Slow to adjust to the pandemic’s ‘new normal’? Don’t worry, your brain’s just learning new skills

Laura Bradfield, Research Fellow in Behavioural Neuroscience, University of Technology Sydney

Slow to adjust to the pandemic’s ‘new normal’? Don’t worry, your brain’s just learning new skills

As COVID-19 lockdowns were introduced, we all suddenly had to find new ways of doing things. Schooling shifted online, meetings moved to Zoom, workplaces brought in new measures and even social events have changed to minimise physical interactions.

Many of us have found it hard to adapt to these transformations in our lives. Our research into memory, learning, and decision-making suggests part of the reason is that, for our brains, the change didn’t simply involve transferring existing skills to a new environment.

More often, our brains are in effect learning entirely new skills, such as how to conduct a meeting while your cat walks across your computer keyboard, or how to work while filtering out the sound of kids yelling in the garden.

However, our research may also offer some reassurance that in time we will come to terms with a new way of life.

How rats learn

Our new research, published in Nature Neuroscience, offers some suggestions about why doing new things can initially be so difficult, especially in a new or changing environment, but gets easier over time. Our findings indicate our surroundings have a changing influence on our choices and actions over time, and our brains process them differently as well.

We taught rats how to perform new actions, such as pressing a lever for food, in one place. Next, we moved them to another room with different wallpaper, flooring, and odours.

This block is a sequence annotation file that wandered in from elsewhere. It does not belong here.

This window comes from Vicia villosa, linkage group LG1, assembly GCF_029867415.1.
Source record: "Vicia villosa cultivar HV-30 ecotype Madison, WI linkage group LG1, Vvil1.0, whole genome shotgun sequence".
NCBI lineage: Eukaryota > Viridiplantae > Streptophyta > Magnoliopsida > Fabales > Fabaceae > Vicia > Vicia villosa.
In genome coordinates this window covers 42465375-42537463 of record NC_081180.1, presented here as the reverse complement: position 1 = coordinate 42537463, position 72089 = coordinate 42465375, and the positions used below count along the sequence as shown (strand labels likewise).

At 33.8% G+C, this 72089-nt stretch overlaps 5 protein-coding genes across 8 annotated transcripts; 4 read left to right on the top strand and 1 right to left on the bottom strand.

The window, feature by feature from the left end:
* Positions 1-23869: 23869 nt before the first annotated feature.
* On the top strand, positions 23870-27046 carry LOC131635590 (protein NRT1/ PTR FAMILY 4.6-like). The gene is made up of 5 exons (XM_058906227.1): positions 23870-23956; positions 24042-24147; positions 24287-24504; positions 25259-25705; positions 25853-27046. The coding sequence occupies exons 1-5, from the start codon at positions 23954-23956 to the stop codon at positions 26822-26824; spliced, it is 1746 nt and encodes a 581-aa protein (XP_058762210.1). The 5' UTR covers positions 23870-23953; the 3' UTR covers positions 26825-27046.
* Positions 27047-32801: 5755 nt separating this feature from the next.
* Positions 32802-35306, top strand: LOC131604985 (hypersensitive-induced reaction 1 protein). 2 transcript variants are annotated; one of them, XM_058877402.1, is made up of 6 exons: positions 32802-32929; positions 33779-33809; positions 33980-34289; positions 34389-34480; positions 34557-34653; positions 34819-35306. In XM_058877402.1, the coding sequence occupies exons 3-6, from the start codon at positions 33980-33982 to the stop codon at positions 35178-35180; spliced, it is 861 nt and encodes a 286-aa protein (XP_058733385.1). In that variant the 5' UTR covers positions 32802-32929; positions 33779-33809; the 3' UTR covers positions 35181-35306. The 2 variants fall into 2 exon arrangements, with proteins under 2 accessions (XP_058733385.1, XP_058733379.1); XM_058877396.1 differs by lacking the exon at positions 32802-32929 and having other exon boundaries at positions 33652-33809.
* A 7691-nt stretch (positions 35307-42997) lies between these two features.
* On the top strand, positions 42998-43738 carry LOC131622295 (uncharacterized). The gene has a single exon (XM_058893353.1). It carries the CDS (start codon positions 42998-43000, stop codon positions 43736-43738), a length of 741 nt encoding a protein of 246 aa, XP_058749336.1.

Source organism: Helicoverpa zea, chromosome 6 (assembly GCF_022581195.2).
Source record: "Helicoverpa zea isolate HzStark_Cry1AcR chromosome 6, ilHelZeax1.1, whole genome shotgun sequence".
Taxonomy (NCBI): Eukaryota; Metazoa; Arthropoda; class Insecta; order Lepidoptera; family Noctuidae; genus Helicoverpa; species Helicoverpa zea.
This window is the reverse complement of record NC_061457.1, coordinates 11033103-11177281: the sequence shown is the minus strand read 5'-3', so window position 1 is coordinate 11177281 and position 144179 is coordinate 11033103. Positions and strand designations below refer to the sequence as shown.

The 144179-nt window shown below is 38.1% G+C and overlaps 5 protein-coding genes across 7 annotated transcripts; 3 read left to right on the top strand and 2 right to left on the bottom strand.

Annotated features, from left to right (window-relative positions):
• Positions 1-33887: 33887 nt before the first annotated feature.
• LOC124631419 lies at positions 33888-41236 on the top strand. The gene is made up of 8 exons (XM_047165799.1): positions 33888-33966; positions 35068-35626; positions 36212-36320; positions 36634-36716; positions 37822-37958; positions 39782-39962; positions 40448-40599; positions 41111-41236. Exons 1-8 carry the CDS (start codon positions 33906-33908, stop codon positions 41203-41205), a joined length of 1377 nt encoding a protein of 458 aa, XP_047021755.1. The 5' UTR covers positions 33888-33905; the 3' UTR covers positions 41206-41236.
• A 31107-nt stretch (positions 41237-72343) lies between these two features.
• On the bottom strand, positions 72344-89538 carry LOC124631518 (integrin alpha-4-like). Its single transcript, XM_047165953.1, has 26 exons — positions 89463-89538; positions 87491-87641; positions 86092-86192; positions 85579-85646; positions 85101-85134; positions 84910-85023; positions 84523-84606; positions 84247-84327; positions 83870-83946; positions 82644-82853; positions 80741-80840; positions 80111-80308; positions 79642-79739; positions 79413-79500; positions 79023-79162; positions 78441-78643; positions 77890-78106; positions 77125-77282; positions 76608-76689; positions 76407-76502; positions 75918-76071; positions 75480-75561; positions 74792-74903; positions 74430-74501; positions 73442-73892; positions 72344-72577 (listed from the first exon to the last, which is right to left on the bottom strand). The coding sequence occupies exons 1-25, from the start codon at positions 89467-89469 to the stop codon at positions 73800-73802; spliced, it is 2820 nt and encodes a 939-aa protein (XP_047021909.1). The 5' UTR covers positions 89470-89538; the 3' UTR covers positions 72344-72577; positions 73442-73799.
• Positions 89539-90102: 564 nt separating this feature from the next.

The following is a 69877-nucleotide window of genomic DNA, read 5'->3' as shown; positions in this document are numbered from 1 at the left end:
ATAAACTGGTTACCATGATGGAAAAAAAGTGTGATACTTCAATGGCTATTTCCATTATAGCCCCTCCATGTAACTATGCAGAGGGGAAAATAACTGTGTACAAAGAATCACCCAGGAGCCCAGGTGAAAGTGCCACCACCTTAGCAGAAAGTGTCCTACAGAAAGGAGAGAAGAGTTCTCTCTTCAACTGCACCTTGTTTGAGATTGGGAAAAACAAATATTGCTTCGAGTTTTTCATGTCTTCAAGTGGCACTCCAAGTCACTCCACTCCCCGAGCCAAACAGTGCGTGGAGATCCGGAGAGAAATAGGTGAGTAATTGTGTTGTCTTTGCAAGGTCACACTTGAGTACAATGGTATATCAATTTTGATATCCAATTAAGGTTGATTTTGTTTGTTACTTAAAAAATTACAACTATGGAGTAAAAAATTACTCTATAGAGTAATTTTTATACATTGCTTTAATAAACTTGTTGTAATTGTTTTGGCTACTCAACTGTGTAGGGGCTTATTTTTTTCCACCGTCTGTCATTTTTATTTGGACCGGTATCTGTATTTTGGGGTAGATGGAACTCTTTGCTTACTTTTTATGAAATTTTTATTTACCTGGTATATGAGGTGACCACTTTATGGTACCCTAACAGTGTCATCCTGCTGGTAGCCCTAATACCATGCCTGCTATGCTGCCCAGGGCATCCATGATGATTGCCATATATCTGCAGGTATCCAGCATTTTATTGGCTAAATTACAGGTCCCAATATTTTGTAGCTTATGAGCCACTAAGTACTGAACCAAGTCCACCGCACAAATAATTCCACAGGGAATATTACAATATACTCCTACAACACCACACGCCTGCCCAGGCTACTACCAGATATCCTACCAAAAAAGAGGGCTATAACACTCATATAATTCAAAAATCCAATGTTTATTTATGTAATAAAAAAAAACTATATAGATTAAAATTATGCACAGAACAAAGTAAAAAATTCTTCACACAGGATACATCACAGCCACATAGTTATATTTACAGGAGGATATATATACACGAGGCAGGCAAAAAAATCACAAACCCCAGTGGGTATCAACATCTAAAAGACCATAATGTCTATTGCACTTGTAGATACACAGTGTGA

We then “asked” them to perform the same actions to receive a reward, but they were no longer able to do so. It was as if the rats needed to recall all the details of the memory of learning the task to perform it correctly, including the seemingly irrelevant ones.

A lab rat peering out of its cage.
Even rats forget new skills when they’re moved to an unfamiliar environment. Shutterstock

Things were different when we tested the rats again a week later. By this time they could make accurate choices in either environment.

We also found that if we inactivated the hippocampus, the part of the brain that encodes detailed memories of the environment, rats could no longer perform a task they had just learned. However, they could still accurately perform tasks they had learned some time ago.

What this means for people

Our findings suggest that with experience and time, there’s a change in both the psychological mechanisms and the brain mechanisms of learning how to do new things and make choices.

While the hippocampus appears to be crucial for a brief period, it becomes less important as time goes on.

If even details that ultimately prove irrelevant are necessary for us to remember a new skill in the early stages of learning, this may help to explain why new behaviours can be so difficult to learn when our circumstances change. For our brains, working from home may be like learning a whole new job — not just doing the same job in a new place.

But the good news is it gets easier. In the same way rats eventually adapt to a new environment, we humans can learn to work with Zoom calls and interrupting pets.

These findings may also help us understand conditions in which the hippocampus is damaged, such as Alzheimer’s disease and other neurodegenerative disorders, as well as psychiatric disorders such as depression and substance abuse. In time, better understanding could lead to insight into how people with such diseases might regain some functionality.

The implications for humans do come with caveats, of course: our study was done in rats, not people. But if you have struggled to adapt to a new way of doing things during this pandemic, we hope that it is of some comfort to know you are not alone. Rats, too, struggle to learn how to do new things in new places — but it does get easier over time.The Conversation

 

Images used courtesy of Pexels/Anna Shvets


This article is republished from The Conversation under a Creative Commons license. Read the original article.

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